Tuesday, November 01, 2011
The Cover-- Revealed!
Cover artist: Mu Ramalingkum
Thanks to Laura Burke for donating this beautiful cover design!
About the Mahabharata
The central story of The Mahabharata is straightforward: it’s the age-old theme of good against evil, culminating in a cataclysmic war, the Battle of Kurukshetra. On the “goodie” side are the Pandavas: five brothers “like the five fingers of one hand”, each of them sired by a god, for their mother (and step-mother), Kunti, possesses a powerful Mantra that can summon such a divine being to father her children.
The eldest Pandava is Yudhisthira, a paragon of a king. He is everything the world has ever longed for in a leader: just, unselfish, benevolent, upright, peace-loving, yet, if called for, a great warrior.
But is he also weak? When he is cheated out of his kingdom by his arch-enemy, his wicked cousin Duryodhana, he dithers, unsure of the ethics of war, and it takes his warrior brothers as well as Krishna, the Incarnation of God, to end his agonising. Is war right or wrong? A war against one’s own family, friends, teachers?
Even Arjuna, the middle Pandava and the perfect, invincible warrior, dithers at the last moment, and at this point his friend and charioteer, Krishna, delivers the Bhagavad Gita, the jewel in the crown of The Mahabharata: Yes, fight they must, and to the death.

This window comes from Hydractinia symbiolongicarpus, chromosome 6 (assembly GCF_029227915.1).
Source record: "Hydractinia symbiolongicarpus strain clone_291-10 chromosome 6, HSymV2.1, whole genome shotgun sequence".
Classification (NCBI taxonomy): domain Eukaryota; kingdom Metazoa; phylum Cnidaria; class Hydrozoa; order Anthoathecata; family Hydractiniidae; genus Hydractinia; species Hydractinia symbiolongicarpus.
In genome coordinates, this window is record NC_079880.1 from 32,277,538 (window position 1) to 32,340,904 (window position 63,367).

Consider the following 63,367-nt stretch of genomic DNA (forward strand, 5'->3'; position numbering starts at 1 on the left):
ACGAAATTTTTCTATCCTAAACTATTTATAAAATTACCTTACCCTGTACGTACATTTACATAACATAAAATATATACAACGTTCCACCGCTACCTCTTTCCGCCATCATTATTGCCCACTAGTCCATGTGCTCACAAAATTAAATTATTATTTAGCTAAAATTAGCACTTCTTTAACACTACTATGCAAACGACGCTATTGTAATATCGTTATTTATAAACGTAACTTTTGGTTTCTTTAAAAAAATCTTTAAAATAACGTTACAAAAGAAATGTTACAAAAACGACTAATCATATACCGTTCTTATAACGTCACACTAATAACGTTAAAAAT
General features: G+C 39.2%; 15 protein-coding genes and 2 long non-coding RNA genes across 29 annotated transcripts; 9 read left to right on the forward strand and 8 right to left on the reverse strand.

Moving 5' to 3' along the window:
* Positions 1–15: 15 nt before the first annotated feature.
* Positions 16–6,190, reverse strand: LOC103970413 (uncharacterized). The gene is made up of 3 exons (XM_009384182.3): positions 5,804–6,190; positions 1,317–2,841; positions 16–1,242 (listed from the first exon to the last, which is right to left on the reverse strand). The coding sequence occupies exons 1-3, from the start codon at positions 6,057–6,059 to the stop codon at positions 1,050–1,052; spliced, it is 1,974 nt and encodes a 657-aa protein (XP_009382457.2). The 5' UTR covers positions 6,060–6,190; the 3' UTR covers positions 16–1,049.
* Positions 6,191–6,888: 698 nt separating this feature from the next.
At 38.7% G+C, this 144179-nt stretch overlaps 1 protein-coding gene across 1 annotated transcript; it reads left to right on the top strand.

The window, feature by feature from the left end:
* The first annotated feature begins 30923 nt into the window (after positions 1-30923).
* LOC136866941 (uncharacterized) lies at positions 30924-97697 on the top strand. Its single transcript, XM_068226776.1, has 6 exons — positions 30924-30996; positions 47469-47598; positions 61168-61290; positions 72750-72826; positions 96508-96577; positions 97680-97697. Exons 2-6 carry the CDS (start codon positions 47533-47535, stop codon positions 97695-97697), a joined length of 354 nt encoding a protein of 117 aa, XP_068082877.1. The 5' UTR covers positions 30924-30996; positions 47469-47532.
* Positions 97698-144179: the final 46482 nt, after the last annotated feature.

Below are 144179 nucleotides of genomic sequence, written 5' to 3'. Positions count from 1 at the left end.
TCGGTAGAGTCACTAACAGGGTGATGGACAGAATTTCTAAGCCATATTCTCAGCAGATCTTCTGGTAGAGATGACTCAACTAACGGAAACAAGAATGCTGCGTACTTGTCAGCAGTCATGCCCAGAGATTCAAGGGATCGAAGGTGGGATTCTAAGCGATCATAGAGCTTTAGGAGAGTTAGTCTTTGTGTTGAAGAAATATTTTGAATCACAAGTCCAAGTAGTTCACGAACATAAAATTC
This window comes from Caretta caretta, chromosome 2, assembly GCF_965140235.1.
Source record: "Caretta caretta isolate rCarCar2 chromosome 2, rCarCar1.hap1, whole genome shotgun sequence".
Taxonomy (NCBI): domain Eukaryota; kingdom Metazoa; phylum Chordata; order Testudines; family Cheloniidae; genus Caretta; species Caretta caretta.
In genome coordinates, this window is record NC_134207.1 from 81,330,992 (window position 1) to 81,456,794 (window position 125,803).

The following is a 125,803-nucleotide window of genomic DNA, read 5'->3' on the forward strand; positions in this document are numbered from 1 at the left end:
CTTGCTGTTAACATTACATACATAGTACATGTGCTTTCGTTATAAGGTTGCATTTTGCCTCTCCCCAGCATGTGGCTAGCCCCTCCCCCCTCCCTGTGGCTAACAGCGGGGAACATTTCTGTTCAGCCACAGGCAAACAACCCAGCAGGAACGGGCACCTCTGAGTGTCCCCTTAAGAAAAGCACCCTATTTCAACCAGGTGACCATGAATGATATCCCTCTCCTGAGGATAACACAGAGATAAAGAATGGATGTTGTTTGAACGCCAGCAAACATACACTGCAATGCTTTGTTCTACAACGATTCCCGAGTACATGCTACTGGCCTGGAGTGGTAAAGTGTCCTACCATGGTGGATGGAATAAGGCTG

On the “baddie” side are the Kauravas, led by the wicked Duryodhana and his right-hand man Karna, who goads him on; and the whole world knows that Karna is a greater warrior than Arjuna.
We know from the beginning that the Pandavas must win, because Krishna is on their side. The glory of The Mahabharata is in the details: the divine curses and boons they must overcome, the super-powerful astras (weapons charged with mighty Mantras) hurled against them, invincible enemies such as the illustrious Bhishma, their beloved grandfather, who cannot be killed unless he wants to be killed. Even Krishna’s own army, the Vrishnis, an indestructible force, is on the enemy side. But the Pandavas must win. It is pre-destined. The question is how, against such an unassailable force?
That, in a nutshell, is the core story of the Mahabharata, the story that appears in condensed form in so many different versions, loved and retold by Hindus from time immemorial, yet little-known in the West.